A few billion will take to the air and some will inadvertently end up in the water. This creates a topwater feeding frenzy. During the last Brood X emergence 17 years ago, anglers noticed that fish keyed on anything that lingered on the surface as the cicada conditioned fish looked to the skies when eating. Around 2 inches in length, cicadas are not hard to find. They are all over trees and on the ground, making them easy to collect for bait. If they can’t be seen, noisy males can be heard and then located. As if the noise wasn’t enough, these insects are hard to miss with their orange wings, buggy red eyes and distinctive noisy mating calls. They are totally harmless to humans, and do not bite or sting t but for a fish, they provide a tasty meal. 

Cicadas may enhance fishing in clear water scenarios where fish feed by sight, or in shallow water where they are close to the fish despite visibility. Fish will find them. Looking for birds diving on cicadas will reveal areas chummed with cicadas. These are the best places to fish as the buffet attracts fish. 

As with other topwater lures and baits, low light, calm and clear water are the best conditions. Early morning and just before dusk are the best times. If using artificial topwaters, matching the hatch with cicada like patterns, black bodies with orange bellies and gold wings, will produce. But lures that create a disturbance work best. This includes small buzzbaits, poppers and prop baits. Topwater fishing provides more coverage than bottom baits. In addition, buzzing cicadas don’t move very far, remaining a visible noisy target for a longer period of time, pulling fish from a distance or to get the bigger more reluctant fish to finally emerge to silence the loud intruder.

Using cicadas as a live bait is highly productive for bass, bluegill, catfish, trout and even carp. Hooking the cicada under the thorax shell from the back of the insect towards the head will allow the size 6 bait keeper hook to be less snaggy and let the cicada buzz on the water letting out an ultrasonic ring.  It's like a dinner bell. Fish move from quite a distance to smash cicadas trapped on the water’s surface.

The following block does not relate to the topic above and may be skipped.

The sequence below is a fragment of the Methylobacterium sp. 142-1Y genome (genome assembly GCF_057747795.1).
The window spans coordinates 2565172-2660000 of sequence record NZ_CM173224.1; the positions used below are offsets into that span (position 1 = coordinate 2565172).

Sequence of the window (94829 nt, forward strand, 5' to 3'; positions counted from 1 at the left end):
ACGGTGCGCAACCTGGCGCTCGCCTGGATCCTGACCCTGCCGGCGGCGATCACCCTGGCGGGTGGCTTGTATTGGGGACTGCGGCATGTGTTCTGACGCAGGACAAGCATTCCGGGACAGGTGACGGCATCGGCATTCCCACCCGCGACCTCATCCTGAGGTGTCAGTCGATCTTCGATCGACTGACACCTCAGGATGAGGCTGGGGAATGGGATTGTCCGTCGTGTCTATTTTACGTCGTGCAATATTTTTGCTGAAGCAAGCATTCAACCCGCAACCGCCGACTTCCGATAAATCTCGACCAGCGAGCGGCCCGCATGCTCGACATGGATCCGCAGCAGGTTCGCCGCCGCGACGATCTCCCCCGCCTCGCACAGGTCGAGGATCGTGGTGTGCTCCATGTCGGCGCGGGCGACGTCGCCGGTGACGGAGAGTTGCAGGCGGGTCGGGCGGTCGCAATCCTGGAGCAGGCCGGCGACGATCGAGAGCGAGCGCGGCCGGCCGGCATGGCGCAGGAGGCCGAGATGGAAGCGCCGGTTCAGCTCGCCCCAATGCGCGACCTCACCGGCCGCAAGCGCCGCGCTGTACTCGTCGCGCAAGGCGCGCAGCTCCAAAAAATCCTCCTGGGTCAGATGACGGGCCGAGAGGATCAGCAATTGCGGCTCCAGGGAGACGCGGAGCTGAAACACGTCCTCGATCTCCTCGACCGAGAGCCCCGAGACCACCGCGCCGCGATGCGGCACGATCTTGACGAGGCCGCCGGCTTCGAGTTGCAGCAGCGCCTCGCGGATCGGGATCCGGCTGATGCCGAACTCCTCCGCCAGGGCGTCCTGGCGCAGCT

Avoid sinkers, floats or other terminal tackle. However a float will enable longer casts in clearer water. Put a float on your line about 2 feet above the hook. Spinning reels make casting much easier. A medium action 6’6” rod will enable hooksets with a reeling set. A double rig with one hook tied directly to the line and then about 3 feet away to the end of the line tie another. Sometimes this will produce double hook ups. As for line, a strong monofilament 6-10 pound test will work, or a 10 pound braided line with a monofilament leader in the 6-10 pound range about 6 feet long. Fluorocarbon isn’t the best choice as it sinks and will pull cicadas below the surface, losing its buzzing action. 

When fishing current, allow cicadas to rest in slack water and slowly drift to the edge where fish will target them before they leave. Cast into the wind or current, allowing the bait to be gently blown towards you to present the bait to more areas, and more fish.

After waiting patiently for 17 years, cicadas and anglers are ready for some action. This could be the best 3 or 4 weeks of fishing of the season and possibly a lifetime. 

When you’re ready to fish with the cicadas, visit our Planning Resources page for information on fishing charters and guides, lodging options, marinas, retailers, and more. And if you’re up for a quick getaway, be sure to check out Visit Maryland’s deals page featuring Spring packages and deals.

For information on how to obtain your Maryland Fishing License, please visit the department’s online COMPASS portal for more information on Maryland Fishing Licenses and other valuable information on the state’s recreational opportunities.